Wash. SC upholds ruling in sewer plant collapse

Jessica M. Karmasek Jun. 3, 2011, 2:29pm


OLYMPIA, Wash. (Legal Newsline) -- The Washington State Supreme Court, in a ruling last week, upheld a trial court's conclusion that there was no "independent intervening cause" that superseded the negligence of an engineering firm at the center of a sewage treatment plant collapse.

The Court, in an appeal from the Spokane County Superior Court, said in its May 26 opinion that the trial court's decision is supported by "substantial" evidence.

The case stems from a May 10, 2004, sewage treatment plant collapse in Spokane.

When the digester dome at the Spokane Riverside Park Water Reclamation Facility collapsed, worker Mike Cmos dropped into sewage sludge and drowned. Another worker, Dan Evans, was thrown from the top of the dome and drenched with sewage sludge. Worker Larry Michaels, who was on the ground, was knocked down by the wave of cascading sludge.

Cmos, Evans and Michaels' family sued engineering firm CH2M Hill Inc. for negligence. CH2M had been hired by the city in 1998 as a consultant for a 10-year capital improvement project to upgrade and retrofit the sewage plant. During the anticipated retrofit, CH2M also contracted to provide on-call services for plant operations.

Kelly Irving, an engineer and CH2M employee, who acted as the on-site program manager for CH2M, also is a named defendant in the suit.

Before the collapse, the plant seemed to be struggling to keep the massive digester tanks warm enough for necessary bacterial activity. Instead of heating the tanks directly, sewage was circulated through heaters and back again to the tanks. Cold raw sludge was also fed directly into the digester tanks.

As an interim fix for the temperature problem, Irving suggested separating the incoming unheated sludge flow from the heated sludge flow.

On May 3, 2004, one week before the collapse, this option was discussed at a regularly scheduled meeting of sewage plant employees. Irving suggested using valves to separate the flows. These valves would redirect sludge through a previously unused pipe into a newly isolated line, which had originally been designed as a suction line for removing sludge from the digester, and to close off the intersection between the recirculation line from the heater and the incoming raw feed.

City employees suggested using "skillets" instead of valves because it would be more expedient and less expensive.

The trial court found, in a challenged finding of fact, that "Irving and CH2M accepted the suggestion." It also found that the skillet performed the same essential function as a valve.

The court also found that Irving and CH2M did not perform "any engineering analysis of the effects the flow separation and the skillets would have upon the city's operation of the digesters" and that they did not prepare a written analysis of the changes.

After a three week bench trial, the superior court judge ruled for the plaintiffs. An appeals court certified the case to the state's high court.

At issue on appeal is whether CH2M enjoys Industrial Insurance Act immunity. Under the act, injured workers may sue third party tortfeasors.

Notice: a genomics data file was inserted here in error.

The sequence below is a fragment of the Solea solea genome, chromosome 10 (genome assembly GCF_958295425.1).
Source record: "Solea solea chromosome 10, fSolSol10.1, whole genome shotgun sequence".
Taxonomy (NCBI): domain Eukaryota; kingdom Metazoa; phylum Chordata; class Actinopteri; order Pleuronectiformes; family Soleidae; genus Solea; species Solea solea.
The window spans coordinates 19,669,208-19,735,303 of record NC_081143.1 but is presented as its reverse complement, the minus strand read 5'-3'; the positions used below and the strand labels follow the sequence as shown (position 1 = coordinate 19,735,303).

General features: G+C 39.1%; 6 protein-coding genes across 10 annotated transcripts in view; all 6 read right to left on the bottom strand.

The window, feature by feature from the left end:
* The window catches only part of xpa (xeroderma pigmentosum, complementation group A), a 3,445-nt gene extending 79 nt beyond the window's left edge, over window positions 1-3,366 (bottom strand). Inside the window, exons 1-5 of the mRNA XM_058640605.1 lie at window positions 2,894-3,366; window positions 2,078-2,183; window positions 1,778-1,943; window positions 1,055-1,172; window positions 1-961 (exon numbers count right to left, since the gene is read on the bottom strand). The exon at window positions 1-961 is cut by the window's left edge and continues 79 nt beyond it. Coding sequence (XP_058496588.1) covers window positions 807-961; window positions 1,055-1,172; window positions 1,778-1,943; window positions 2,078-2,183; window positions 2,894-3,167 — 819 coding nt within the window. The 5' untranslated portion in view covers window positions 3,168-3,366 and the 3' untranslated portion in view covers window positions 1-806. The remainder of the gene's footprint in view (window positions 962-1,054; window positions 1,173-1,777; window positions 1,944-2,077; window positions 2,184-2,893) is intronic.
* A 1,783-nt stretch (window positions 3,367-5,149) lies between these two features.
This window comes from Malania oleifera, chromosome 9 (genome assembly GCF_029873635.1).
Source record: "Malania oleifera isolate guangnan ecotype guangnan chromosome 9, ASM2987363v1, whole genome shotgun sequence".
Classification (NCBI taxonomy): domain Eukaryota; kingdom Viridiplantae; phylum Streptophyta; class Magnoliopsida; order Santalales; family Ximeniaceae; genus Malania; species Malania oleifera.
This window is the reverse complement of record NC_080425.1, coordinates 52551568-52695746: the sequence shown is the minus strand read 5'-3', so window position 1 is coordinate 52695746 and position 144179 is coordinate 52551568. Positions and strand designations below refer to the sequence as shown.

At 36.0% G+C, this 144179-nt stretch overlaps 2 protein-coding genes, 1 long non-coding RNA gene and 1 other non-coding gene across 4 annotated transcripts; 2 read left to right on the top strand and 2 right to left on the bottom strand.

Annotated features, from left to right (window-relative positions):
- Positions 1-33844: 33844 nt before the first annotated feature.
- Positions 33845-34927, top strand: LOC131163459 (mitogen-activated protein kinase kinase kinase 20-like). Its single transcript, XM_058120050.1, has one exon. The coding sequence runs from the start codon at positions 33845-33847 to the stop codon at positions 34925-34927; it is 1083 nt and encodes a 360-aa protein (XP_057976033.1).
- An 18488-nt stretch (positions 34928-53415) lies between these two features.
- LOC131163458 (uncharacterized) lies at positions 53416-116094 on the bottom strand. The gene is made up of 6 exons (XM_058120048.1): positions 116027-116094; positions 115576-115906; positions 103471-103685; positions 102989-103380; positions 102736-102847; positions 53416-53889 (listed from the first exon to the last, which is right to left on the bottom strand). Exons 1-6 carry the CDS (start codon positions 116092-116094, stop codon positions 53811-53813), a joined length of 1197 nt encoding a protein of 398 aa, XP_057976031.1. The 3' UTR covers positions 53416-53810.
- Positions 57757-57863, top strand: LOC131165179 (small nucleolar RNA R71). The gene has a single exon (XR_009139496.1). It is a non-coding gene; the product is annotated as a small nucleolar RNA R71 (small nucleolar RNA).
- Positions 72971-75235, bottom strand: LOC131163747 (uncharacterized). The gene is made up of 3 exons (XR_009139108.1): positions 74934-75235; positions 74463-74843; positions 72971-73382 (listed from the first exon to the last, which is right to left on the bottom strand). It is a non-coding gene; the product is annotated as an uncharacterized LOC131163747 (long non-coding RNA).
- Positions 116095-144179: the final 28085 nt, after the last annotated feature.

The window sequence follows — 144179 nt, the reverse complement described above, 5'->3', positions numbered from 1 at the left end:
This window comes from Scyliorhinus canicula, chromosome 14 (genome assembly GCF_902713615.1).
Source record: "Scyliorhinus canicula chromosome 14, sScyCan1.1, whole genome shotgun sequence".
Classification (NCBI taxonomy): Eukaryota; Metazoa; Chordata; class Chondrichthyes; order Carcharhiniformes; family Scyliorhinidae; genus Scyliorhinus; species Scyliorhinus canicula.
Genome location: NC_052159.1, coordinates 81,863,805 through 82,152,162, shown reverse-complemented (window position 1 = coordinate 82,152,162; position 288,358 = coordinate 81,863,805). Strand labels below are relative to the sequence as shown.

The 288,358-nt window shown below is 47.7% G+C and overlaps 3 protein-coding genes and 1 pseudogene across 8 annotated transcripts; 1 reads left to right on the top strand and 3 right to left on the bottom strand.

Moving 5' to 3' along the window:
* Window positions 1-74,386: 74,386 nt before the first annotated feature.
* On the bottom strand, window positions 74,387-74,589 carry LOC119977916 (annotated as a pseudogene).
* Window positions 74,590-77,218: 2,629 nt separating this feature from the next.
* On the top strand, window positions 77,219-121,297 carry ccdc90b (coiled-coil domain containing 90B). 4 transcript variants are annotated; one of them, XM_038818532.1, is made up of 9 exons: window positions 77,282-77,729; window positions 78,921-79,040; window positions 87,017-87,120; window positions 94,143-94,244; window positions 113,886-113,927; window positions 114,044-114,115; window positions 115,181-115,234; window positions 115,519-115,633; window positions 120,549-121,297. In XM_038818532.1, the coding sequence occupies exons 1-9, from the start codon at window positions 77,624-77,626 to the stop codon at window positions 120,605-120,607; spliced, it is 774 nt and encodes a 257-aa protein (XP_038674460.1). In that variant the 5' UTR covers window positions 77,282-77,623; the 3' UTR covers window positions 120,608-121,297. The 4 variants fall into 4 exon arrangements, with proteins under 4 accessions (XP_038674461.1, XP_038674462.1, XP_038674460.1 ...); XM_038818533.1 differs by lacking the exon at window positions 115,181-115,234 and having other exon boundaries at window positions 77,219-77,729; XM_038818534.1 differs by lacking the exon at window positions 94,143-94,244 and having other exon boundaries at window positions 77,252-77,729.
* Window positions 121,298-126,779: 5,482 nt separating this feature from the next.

The engineering firm argues that the entire plant was a construction project, thus entitling it to immunity. It also argues that it had not prepared design plans and specifications and thus the exclusion from immunity does not apply. Meanwhile, the plaintiffs argue that a working sewage plant is not a construction site as contemplated by the Legislature and that CH2M did negligently prepare design plans and specifications.

"While the trial court made no specific, relevant finding of fact, the findings imply, and the evidence supports, that some parts of the sewage plant campus were under construction," Justice Tom Chambers wrote for the Court.

"Clearly, if no construction was occurring on the campus, the immunity provisions of RCW 51.24.035 would not be at issue."

The Court said it does not believe that the Legislature meant that when construction was performed on one building on a campus that engineers were entitled to immunity everywhere on that campus.

"Taken as a whole, it appears to us that the legislature intended to protect design engineers from the sort of liability imposed on general contractors for workplace negligence, but not to protect them from their own negligence," it wrote. "Given that the plaintiffs do not allege that CH2M failed to provide them a safe construction
site, and given that there was no construction occurring in Digester 3, we agree with the trial judge that this provision provides the defendants no immunity."

CH2M and Irving also challenged the trial judge's rulings on duty, cause in fact, legal cause, superseding cause, and 26 specific findings of fact.

However, the Court found no error on the trial court's part.

"In short, the trier of fact concluded that had CH2M not breached its duty, and had it performed the engineering analysis, the city employees would not have been confused and the collapse would not have occurred," it wrote.

"While reasonable minds may differ, this is a question of fact to be left to the trial judge except in the most extreme cases."

From Legal Newsline: Reach Jessica Karmasek by e-mail at jessica@legalnewsline.com.

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